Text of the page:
The Beauty of Kunqu Opera

In 2004, the youth version Kunqu opera (昆曲) The Peony Pavilion (《牡丹亭》) was performed successively in major universities in China, such as Beijing University (北京大学) and Fudan University (复旦大学). Wherever it went, it triggered a wave of enthusiasm on campus and became well known among the young students. Since its first staging, it has been performed in public on no less than 200 occasions in eight years. In 2006, it came to the United States and made its first debut overseas. The oriental opera caused a sensation on distant shores. Experiencing a 600-year historical development, Kunqu opera had once been a romantic stage for literati to describe the joys and sorrows of life, but it almost disappeared. As an ancient art, why does it have such glamour in modern life? What is the beauty of Kunqu opera?

The prominent feature of Kunqu opera is its extraordinary and unique tune. Kunqu originated in the late Yuan Dynasty (元朝1271-1368) and was created in the Kunshan (昆山) region, near Suzhou (苏州) in today’s Jiangsu province (江苏省). At the time, the tune was called Kunshan Qiang or Kunshan Tune (昆山腔). During the Jiajing period (嘉靖年间1522-1566) of the Ming Dynasty (明朝1368-1644), Wei Liangfu (魏良辅) who was proficient in melody, borrowed some features from other melodies and initiated a brand new singing genre. It was dubbed the Shuimo Qiang or Shuimo Tune (水磨调), a melody as exquisite and smooth as water. The Shuimo Tune not only boasted its subtle and elegant words pronunciation but was a refined and attractive tune. Simultaneously, the ‘one word, three sighs’ style developed a breathtaking mellow voice and soon swept the country. In the Wanli period (万历年间1573-1620) of the Ming Dynasty, the most fashionable lifestyle was to appreciate Kunqu. European missionary Matteo Ricci arrived in China during this period and saw that food, clothing and luxury goods were abundant. What he found more surprising than wealth was the attitude towards life of Chinese people. They are rich in cultivated manners and know how to enjoy life. What Ricci witnessed was the spiritual fulfilment and tranquillity that Kunqu opera brought to people. When people enjoyed the soothing and calming opera music, they would enter an affectionate emotional world. Each Mid-Autumn Festival (中秋节), when the annual Opera Joint Performance was held in Huqiu Mountain (虎丘山), the whole town would turn out to listen to Kunqu opera.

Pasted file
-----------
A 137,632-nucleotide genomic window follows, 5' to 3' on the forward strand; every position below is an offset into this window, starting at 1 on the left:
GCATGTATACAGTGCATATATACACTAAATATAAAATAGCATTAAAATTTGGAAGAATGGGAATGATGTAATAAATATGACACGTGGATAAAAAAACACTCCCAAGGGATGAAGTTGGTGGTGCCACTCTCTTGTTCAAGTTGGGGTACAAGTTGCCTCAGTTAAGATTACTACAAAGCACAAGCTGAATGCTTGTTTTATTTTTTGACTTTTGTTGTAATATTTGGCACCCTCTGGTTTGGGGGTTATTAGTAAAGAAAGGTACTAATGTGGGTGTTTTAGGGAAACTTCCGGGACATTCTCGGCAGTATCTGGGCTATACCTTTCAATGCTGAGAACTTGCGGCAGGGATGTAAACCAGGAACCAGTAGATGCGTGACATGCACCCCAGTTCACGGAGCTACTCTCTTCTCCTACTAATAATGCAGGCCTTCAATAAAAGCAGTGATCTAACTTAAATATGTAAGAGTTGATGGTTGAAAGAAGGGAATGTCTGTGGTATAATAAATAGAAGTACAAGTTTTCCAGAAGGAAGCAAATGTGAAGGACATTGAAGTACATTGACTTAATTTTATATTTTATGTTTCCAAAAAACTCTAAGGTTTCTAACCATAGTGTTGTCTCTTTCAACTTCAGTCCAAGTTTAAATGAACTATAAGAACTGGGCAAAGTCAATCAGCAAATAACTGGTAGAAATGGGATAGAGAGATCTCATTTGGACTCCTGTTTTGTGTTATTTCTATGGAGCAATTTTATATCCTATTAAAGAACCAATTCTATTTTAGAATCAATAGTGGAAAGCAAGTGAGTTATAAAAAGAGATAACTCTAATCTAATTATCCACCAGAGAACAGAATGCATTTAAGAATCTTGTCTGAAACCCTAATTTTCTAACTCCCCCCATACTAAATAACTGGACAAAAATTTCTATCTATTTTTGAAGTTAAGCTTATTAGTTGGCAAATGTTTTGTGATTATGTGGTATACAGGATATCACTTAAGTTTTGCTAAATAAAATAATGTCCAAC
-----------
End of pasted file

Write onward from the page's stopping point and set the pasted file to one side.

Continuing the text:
-Live university performance of The Peony Pavilion (Copyright: Xinhua)

The diction of Kunqu opera is also elegant and melodic. It carried on the poetry tradition from the Tang (唐朝618-907) and Song (宋朝960–1279) Dynasties and expressed emotions with poetic language:

Without coming to the garden, how could I ever picture the splendour spring like this?
Beautiful scenery on a bright day is of no avail, who enjoys real delight and amusement?
A lady as beautiful as a blossoming flower, whose beauty will fade just as water flows.